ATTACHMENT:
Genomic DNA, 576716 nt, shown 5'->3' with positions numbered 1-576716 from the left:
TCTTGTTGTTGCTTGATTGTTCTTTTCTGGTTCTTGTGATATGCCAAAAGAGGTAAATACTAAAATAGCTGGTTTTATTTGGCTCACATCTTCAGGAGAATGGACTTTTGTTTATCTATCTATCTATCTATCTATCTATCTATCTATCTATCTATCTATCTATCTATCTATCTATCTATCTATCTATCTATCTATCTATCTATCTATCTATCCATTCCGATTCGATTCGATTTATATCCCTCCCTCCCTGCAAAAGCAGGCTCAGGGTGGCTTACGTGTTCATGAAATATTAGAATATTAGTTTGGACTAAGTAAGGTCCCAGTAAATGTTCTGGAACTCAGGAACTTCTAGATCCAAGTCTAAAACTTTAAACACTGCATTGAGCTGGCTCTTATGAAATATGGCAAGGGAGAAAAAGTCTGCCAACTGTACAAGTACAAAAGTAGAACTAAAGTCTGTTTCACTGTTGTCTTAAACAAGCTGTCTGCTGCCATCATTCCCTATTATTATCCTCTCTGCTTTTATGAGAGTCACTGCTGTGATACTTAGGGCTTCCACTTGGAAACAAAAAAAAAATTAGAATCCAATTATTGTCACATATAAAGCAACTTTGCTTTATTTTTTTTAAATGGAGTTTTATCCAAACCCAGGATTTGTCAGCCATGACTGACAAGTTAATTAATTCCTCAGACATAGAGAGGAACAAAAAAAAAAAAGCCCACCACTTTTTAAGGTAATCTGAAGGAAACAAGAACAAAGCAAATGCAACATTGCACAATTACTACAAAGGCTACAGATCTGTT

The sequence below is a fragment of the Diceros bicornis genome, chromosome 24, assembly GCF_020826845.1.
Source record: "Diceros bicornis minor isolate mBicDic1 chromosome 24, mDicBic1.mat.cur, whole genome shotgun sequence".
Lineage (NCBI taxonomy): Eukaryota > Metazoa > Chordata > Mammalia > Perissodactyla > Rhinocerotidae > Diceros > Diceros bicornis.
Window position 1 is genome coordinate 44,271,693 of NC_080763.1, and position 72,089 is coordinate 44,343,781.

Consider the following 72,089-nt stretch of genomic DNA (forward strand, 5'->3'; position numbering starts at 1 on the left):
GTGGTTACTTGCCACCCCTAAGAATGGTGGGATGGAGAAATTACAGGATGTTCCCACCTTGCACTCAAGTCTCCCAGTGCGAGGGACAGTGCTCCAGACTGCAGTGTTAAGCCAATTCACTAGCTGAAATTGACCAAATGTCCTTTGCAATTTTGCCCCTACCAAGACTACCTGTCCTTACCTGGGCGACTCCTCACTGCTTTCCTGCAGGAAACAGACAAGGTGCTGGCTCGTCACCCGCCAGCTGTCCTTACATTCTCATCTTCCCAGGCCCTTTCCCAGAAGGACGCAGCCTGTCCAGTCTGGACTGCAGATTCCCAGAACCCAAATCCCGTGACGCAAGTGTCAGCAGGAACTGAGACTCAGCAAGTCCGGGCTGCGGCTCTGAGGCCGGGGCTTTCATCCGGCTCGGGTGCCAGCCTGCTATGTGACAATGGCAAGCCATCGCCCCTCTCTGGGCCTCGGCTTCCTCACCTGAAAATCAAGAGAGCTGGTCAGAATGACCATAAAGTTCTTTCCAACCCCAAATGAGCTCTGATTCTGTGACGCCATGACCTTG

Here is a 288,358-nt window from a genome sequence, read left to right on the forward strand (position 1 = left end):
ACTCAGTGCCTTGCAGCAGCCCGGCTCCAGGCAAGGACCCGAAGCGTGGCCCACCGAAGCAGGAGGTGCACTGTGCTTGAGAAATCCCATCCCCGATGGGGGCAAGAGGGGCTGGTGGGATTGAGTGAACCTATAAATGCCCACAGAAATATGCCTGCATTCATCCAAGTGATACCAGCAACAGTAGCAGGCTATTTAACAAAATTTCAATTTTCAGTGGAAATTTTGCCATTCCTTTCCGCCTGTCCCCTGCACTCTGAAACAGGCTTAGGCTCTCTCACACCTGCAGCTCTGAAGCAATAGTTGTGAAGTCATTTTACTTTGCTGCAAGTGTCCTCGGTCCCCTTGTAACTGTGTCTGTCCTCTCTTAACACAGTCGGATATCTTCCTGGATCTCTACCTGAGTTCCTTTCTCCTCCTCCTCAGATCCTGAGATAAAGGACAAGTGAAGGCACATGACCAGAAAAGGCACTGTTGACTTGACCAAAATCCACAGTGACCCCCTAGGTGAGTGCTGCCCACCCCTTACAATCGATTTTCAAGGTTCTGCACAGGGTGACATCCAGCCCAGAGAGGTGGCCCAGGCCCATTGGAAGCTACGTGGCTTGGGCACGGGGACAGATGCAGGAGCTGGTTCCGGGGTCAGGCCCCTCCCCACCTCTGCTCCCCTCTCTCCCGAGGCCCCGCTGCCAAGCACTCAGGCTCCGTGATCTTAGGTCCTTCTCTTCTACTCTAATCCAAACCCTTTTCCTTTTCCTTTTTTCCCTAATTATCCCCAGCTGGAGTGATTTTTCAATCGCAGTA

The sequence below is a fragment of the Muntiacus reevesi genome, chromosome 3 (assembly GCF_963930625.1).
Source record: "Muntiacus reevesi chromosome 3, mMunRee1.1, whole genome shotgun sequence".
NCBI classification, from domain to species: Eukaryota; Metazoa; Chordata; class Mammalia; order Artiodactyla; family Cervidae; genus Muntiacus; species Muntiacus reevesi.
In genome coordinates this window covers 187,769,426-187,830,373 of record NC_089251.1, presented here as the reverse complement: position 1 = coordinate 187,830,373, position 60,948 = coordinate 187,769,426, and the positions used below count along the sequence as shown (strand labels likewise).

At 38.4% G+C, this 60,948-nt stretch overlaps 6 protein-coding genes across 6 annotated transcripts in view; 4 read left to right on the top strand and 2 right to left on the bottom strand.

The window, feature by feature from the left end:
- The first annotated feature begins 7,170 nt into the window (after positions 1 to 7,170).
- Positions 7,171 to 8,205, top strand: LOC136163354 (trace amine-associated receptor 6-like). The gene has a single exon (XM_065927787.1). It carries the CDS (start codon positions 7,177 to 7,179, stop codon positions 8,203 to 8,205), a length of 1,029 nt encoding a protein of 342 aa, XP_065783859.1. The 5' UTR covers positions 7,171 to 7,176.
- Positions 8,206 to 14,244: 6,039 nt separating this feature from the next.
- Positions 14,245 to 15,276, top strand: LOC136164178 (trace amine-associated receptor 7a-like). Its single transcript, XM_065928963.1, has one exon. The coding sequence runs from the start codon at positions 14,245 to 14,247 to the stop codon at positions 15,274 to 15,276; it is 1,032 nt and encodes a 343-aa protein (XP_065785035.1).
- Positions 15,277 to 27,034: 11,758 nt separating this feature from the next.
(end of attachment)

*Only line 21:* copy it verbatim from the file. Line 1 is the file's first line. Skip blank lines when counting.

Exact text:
- Positions 15,277 to 27,034: 11,758 nt separating this feature from the next.